All of the maps released for Overwatch 2 have had one thing in common: verticality. Maps like Paraíso and Circuit Royal play heavily around the varying elevations present. Colosseo and New Queen Street have a more gradual incline as the barrier moves towards the edges of the map, and it appears that Esperança is built in the same vein.
Several of Overwatch’s heroes have received major overhauls for Overwatch 2. Generally speaking, all of the reworks have made an effort to align with the high-octane vision that Blizzard has for the game.
First up, Bastion has seen changes to most of his kit. Self Repair and his ultimate, Configuration: Tank, have been removed. In Recon Mode, Bastion’s primary fire now shoots much slower but does more damage while removing bullet spread. His first new ability is Configuration: Assault, which reworks his old turret form into a cooldown ability. Bastion can transform for six seconds, during which time he fires his minigun and moves with reduced speed.
Bastion has also picked up a projectile grenade launcher. The explosives richochet once and stick to enemies on contact for big damage if they hit. Finally, Bastion’s new ultimate, Artillery Strike, allows him to shift into the form of an artillery cannon to drop three explosive shells on the battlefield.
When it comes to dramatic makeovers, none is as impactful as Orisa’s. Even the parts of her kit that retain similarities to the original have serious changes. Her primary fire, Fusion Driver, now operates on a heat mechanic where players lose the ability to fire for a few seconds in the gun overheats. Fortify also remains mostly unchanged, giving some temporary health and slowing Orisa while reducing the heat buildup on her primary fire.
Orisa’s Protective Barrier, Halt, and Supercharger abilities have all been removed. Her first new ability is the Energy Javelin, a fast projectile that stuns and knocks enemies back, increasing the stun duration if they hit a wall. With Javelin Spin, Orisa twirls the Javelin in front of her, destroying enemy projectiles while causing Orisa to surge forward, knocking enemies away. Lastly, her new ultimate, Terra Surge, sees Orisa receive the effects of Fortify as she pulls in enemies around her and charges a devestaging AoE attack.
Last but certainly not least amongst the reworks, we have Doomfist. Much of his kit remains intact, but his role has changed. Now a tank, Doomfist has massively increased health but loses some damage in Overwatch 2.
His primary fire, Hand Cannon, does less damage and recharges slower but is largely unchanged. The same can be said for Rocket Punch, which no longer has the ability to one-shot targets but can hit multiple enemies in a small AoE. Meteor Strike has a similar story, with its damage nerfed for all but the very center of the ultimate.
Doomfist has also seen the removal of his Uppercut ability and a big change to Seismic Slam. The ability now works much more like Winston’s Jump Pack, launching Doomfist up and forward while doing damage upon impact. Uppercut has been replaced by a new ability meant to help Doomfist’s survivability as a tank. Power Block absorbs 80 percent of incoming damage from the front and empowers his next Rocket Punch if enough is absorbed.
A number of other heroes received smaller changes going into Overwatch. Some are meant to adjust tanks to operate alone in a 5v5 world. Others are trying to reduce the overall amount of crowd control abilities in the game.
The first category includes tweaked abilities for Winston and Zarya. Winston has received a new secondary fire that charges and shoots a bolt of electricity. The new ability gives Winston a way to contribute with poke damage or finish off targets outside of his usual range. Zarya has simply seen her two bubbles move to a shared cooldown with two charges that can protect teammates or herself.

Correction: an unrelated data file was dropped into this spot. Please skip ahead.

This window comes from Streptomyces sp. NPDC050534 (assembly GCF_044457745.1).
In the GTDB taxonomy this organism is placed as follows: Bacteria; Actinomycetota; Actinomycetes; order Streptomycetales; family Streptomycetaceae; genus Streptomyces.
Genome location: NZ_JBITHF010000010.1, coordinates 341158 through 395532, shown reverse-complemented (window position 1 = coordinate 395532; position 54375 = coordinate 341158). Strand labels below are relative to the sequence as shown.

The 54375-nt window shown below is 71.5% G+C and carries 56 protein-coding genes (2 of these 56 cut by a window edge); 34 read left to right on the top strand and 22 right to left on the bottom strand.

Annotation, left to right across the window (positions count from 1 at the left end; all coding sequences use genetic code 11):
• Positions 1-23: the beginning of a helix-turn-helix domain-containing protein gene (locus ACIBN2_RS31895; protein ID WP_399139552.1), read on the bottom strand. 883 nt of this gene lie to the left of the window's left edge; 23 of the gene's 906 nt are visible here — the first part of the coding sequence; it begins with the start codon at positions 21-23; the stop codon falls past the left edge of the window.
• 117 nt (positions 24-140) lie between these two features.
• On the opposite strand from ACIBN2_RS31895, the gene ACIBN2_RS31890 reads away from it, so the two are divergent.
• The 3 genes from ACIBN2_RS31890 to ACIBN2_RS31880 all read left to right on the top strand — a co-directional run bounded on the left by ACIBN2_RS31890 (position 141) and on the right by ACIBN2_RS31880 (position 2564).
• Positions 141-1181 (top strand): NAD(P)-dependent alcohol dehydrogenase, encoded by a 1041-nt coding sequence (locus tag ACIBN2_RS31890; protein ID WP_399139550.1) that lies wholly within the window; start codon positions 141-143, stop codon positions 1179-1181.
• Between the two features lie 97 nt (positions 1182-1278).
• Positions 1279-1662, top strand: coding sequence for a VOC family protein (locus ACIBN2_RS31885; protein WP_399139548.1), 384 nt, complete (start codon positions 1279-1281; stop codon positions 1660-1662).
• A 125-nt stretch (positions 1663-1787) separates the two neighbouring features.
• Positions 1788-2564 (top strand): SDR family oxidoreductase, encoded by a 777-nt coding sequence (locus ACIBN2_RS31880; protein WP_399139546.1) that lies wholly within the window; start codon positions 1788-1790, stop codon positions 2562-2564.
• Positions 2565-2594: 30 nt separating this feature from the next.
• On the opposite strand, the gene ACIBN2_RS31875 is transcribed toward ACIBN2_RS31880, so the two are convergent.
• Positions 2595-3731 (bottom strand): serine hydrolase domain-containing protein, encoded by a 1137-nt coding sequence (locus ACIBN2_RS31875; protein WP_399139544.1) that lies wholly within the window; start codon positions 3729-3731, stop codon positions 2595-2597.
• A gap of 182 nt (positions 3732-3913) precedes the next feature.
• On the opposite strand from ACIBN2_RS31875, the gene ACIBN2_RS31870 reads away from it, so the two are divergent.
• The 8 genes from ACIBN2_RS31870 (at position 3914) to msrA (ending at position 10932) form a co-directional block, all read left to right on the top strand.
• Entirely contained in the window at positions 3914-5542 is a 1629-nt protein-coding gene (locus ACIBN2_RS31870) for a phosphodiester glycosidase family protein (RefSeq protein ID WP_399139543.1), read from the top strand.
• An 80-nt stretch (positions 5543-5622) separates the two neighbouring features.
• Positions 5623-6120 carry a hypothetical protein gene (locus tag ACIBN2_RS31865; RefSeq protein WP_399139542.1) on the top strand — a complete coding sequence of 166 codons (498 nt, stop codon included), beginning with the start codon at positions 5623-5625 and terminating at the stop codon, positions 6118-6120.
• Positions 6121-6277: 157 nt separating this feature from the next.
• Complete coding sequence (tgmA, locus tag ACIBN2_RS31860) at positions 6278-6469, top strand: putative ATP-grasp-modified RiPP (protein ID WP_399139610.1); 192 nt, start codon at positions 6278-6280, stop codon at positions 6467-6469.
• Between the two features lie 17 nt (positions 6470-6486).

For the rest of the roster, there’s only one completely new ability. Cassidy’s Flashbang is now Magnetic Grenade. The new version removes the stun completely. Now the ability attaches to enemies within its range, exploding after a short delay for a burst of damage sufficient to kill a 200 HP target after just one shot from Cassidy.
Other changes simply remove or lessen crowd control effects from other abilities. Brigitte no longer stuns with her Shield Bash. Mei can’t freeze enemies with her primary fire, but her ultimate still can.
Finally, Sombra saw sizeable changes to her Hack. Hack lasts for eight seconds, but only disables enemy abilities for 1.75. For the remaining time, the hacked target is visible through walls to Sombra’s team and she does more damage to them. Overall, the change lessens the impact on player agency, but encourages Sombra to take more of a backline assassin role.
Overwatch 2 is also introducing passive abilities for each role in an effort to sure up weaknesses and differentiate the roles. One early iteration of the damage passive was allowing them to retain ultimate charge up to 30% after swapping heroes. That buff is going to be universal on launch, but each role has a unique ability.
First up, we have the support heroes, who now all have a built-in way to heal themselves. All they need to do is avoid taking damage for 1.5 seconds and the 15 HP/second healing will kick in. This is a massive improvement for support survivability, especially when they don’t have a second tank to protect them. It will also mean supports can focus their resources on their allies instead of their own health bar.
Meanwhile, the tank passive really promotes being in the thick of the fight. All tanks now have 30% knockback reduction and also give 50% less ultimate charge when damaged. Support ultimates will still charge from the healing to tanks, which incentivizes taking damage and protect the team. The knockback reduction, alongside the lessened crowd control game-wide, should keep tanks from feeling like they’re constantly getting pushed around.
Throughout the beta process, Blizzard has had trouble nailing down a damage passive. They started with increased movement across the board, but that didn’t last long. Then they tried the ult charge passive. For launch, Blizzard settled on a mechanic that gives additional movement and reload speed for a few seconds after an elimination.
Many online are already expressing skepticism about the damage passive, saying that it could cause a snowball effect where kills beget more kills. Others complain that it helps some heroes dramatically more than others. Blizzard has expressed that they’re still willing to iterate on passives and might even use them as a balancing tool in the future.
Overwatch 2 launches on October 4th worldwide. The game can be downloaded via the Battle.net desktop client for free. Be sure to check back in here at Hotspawn for more coverage of the Overwatch 2 release.